Episode 12 - The 2019-nCoV coronavirus outbreak & its effect on the global airline business


Manage episode 279825200 series 2838438
By Plane Crash Diaries and Desmond Latham. Discovered by Player FM and our community — copyright is owned by the publisher, not Player FM, and audio is streamed directly from their servers. Hit the Subscribe button to track updates in Player FM, or paste the feed URL into other podcast apps.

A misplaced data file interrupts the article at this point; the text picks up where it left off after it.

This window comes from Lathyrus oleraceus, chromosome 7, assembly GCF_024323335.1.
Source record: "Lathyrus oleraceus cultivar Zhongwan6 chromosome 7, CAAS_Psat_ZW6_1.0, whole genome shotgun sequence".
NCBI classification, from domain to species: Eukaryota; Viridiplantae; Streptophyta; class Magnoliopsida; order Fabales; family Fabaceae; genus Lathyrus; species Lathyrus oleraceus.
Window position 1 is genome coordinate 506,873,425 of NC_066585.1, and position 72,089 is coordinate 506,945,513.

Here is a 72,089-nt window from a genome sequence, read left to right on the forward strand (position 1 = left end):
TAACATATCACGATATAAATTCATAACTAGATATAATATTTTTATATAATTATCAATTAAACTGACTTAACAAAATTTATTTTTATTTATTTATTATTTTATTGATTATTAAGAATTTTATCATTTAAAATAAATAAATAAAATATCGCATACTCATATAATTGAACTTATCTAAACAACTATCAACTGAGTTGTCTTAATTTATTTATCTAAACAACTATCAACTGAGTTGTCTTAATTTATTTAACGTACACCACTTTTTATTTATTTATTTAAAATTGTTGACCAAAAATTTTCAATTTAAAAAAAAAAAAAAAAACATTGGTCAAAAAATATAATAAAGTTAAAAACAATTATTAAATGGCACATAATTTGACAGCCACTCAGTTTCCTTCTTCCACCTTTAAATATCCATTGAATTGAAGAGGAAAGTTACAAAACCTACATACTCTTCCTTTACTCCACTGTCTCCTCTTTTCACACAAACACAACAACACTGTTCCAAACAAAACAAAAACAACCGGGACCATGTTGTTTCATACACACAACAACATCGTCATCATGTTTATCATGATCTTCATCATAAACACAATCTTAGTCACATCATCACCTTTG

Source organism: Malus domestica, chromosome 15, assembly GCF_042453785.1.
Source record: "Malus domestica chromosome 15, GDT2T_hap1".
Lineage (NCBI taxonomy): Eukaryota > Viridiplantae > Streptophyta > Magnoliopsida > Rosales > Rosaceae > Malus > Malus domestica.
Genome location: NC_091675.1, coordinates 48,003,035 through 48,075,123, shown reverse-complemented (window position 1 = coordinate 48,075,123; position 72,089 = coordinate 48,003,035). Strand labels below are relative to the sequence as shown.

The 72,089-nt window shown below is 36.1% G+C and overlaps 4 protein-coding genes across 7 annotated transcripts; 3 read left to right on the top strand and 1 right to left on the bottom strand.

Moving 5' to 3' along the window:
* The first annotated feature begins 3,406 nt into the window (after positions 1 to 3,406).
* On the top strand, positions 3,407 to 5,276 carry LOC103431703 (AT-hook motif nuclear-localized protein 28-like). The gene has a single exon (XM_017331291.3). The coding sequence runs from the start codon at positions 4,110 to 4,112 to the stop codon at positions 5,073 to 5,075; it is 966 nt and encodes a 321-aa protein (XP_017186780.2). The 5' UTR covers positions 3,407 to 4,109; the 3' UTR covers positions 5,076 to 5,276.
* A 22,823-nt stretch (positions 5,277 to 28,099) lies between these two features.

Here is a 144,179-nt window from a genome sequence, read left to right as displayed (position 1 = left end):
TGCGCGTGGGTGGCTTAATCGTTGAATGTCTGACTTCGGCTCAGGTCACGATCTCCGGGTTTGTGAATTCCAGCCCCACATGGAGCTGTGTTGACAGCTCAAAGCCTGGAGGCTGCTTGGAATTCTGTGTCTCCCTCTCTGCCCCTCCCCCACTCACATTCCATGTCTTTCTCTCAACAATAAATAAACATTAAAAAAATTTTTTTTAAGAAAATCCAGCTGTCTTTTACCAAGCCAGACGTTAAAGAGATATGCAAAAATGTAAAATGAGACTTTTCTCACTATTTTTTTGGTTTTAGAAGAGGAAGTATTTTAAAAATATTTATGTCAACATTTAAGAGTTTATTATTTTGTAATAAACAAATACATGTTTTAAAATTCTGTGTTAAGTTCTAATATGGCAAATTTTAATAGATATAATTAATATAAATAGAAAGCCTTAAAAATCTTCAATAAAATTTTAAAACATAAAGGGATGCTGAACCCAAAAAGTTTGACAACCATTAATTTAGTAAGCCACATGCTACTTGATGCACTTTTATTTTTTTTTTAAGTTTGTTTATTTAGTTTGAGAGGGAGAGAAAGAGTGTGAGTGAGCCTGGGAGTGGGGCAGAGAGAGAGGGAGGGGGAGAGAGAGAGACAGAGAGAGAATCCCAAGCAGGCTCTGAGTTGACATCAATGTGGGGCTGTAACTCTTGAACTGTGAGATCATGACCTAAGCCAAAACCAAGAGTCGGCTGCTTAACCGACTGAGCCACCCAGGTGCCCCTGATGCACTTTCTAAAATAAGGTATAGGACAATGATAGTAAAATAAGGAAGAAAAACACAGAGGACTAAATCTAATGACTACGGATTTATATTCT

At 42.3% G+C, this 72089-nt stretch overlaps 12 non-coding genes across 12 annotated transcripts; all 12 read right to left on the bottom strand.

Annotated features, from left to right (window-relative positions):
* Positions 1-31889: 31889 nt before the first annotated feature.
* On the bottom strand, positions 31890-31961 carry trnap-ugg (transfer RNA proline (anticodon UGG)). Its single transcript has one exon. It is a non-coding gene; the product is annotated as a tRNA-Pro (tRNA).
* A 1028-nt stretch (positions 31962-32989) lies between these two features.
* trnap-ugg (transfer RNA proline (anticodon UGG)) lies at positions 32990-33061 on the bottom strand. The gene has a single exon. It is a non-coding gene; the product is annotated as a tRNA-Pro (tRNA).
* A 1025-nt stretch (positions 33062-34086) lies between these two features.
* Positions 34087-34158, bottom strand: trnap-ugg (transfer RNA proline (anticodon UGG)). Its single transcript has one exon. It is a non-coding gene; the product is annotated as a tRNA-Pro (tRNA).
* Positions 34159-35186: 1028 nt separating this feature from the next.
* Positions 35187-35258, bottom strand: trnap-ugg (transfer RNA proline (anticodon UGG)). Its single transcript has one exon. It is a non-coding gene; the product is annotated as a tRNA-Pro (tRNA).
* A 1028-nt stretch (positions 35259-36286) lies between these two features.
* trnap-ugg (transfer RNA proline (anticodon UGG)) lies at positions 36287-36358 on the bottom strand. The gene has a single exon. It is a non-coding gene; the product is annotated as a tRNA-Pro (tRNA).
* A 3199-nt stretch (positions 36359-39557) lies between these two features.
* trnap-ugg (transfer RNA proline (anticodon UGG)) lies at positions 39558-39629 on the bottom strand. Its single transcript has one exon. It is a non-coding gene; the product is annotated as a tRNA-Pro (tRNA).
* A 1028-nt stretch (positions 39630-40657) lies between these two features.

We are deviating from our flight plan – last episode I said we would be covering Ukraine Air flight 752 shot out of the air by Iranian missiles killing all 176 on board. However, there is now a major crisis that has thrown most aviation companies into chaos and its called the Coronavirus. The logic behind this series is to reflect on how crashes improve safety – in this case I will explain how the 2003 SARS virus has led to some improvements in how aviation authorities deal with an epidemic and a pandemic. There is now also growing concern about the role of aviation in facilitating the spread of the coronavirus which goes by the name of 2019-nCoV particularly since the World Health Organisation listed it as a global emergency in the last week of January 2020. I’ve decided to dedicate this episode to covering this story as it develops, as it is going to cause massive losses for airlines and may even change how we travel. By the end of January 43 airlines had cancelled some or all flights into China in response to the spread of the coronavirus. The United States State Department issued a warning to citizens not to travel to China, as consumers were already avoiding travel there even when flights were available. A study by the University of Florida in January 2020 found that 19 percent of Americans have already changed bookings on travel plans in the next three months because of the virus, and another 52 percent said they are now worried about international travel. By February 2020 most of the world’s main airlines have pulled the plug on direct flights to and from China. While the Beijing government desperately tries to cope with an outbreak of a highly infectious disease thought to be linked to one of it’s cities Wildlife market – the rest of the world is preparing for what could make the outbreak of the SARS virus in 2002/3 and the Middle East Respiratory Syndrome (MERS) look like a walk in the park in comparison. There are two main reasons for this analysis. First, the coronavirus can remain hidden and yet carriers are infectious for up to two weeks when symptoms develop. That means no symptoms of the virus, which include high temperature, bronchial infections and other flu-like symptoms can be observed by airport temperature scanners while passengers are actually infecting other travelers. The second and extremely serious phenomenon which makes this different, is that there is now proof of human to human transmission.

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